In this Book
- John Witherspoon's American Revolution: Enlightenment and Religion from the Creation of Britain to the Founding of the United States
- Published by: The University of North Carolina Press
- Series: Published for the Omohundro Institute of Early American History and Culture, Williamsburg, Virginia
- View |
- View Citation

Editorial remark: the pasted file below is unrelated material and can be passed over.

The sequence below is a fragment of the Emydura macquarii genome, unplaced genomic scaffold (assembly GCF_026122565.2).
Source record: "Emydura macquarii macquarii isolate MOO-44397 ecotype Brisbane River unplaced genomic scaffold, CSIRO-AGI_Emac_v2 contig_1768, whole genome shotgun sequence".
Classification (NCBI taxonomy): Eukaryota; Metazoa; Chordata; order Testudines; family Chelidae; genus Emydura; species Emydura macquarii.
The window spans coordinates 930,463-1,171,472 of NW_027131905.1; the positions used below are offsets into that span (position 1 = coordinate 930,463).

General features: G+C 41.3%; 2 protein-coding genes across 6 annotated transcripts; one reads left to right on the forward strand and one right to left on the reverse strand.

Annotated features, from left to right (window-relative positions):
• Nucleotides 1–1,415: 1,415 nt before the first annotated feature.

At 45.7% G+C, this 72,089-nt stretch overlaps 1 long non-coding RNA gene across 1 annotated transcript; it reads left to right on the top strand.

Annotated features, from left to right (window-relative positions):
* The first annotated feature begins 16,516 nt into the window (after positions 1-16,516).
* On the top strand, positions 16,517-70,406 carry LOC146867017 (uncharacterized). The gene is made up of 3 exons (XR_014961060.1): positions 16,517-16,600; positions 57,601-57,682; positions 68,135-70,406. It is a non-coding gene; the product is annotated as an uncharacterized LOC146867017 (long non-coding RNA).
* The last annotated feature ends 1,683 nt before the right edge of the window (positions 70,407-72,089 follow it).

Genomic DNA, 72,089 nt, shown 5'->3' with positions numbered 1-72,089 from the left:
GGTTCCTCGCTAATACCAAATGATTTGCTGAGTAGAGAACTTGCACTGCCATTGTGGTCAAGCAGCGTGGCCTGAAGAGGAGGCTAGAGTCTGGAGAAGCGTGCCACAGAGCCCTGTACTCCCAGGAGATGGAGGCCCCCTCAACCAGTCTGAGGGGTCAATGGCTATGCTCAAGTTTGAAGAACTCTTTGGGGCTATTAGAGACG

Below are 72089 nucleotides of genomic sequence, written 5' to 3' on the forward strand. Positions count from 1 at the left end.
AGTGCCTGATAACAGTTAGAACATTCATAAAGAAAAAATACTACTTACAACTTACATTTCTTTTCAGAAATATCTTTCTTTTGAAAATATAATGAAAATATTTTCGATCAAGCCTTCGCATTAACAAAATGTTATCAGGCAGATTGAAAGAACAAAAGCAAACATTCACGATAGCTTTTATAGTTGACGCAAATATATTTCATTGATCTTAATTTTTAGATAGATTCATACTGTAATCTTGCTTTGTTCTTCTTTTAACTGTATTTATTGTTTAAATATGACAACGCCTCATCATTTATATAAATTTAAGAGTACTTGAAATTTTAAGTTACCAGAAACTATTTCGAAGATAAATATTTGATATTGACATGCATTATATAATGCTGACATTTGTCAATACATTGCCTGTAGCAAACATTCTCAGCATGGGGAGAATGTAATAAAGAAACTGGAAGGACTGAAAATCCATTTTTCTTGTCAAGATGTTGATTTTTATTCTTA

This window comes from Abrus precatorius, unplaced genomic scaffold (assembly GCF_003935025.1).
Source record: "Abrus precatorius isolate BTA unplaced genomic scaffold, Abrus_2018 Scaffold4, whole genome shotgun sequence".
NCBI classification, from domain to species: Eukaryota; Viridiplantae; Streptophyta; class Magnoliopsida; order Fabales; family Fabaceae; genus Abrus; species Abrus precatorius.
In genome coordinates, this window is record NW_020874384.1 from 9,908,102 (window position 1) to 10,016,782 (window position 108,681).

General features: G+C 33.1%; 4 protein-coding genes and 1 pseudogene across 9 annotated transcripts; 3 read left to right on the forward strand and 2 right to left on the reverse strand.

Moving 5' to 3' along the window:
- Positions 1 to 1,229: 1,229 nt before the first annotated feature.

John Witherspoon's American Revolution examines the connection between patriot discourse and long-standing debates--already central to the 1707 Act of Union--about the relationship among piety, moral philosophy, and political unionism. In Witherspoon's mind, Americans became different from other British subjects because more of them had been awakened to the sin they shared with all people. Paradoxically, acute consciousness of their moral depravity legitimized their move to independence by making it a concerted moral action urged by the Holy Spirit. Mailer's exploration of Witherspoon's thought and influence suggests that, for the founders in his circle, civic virtue rested on personal religious awakening.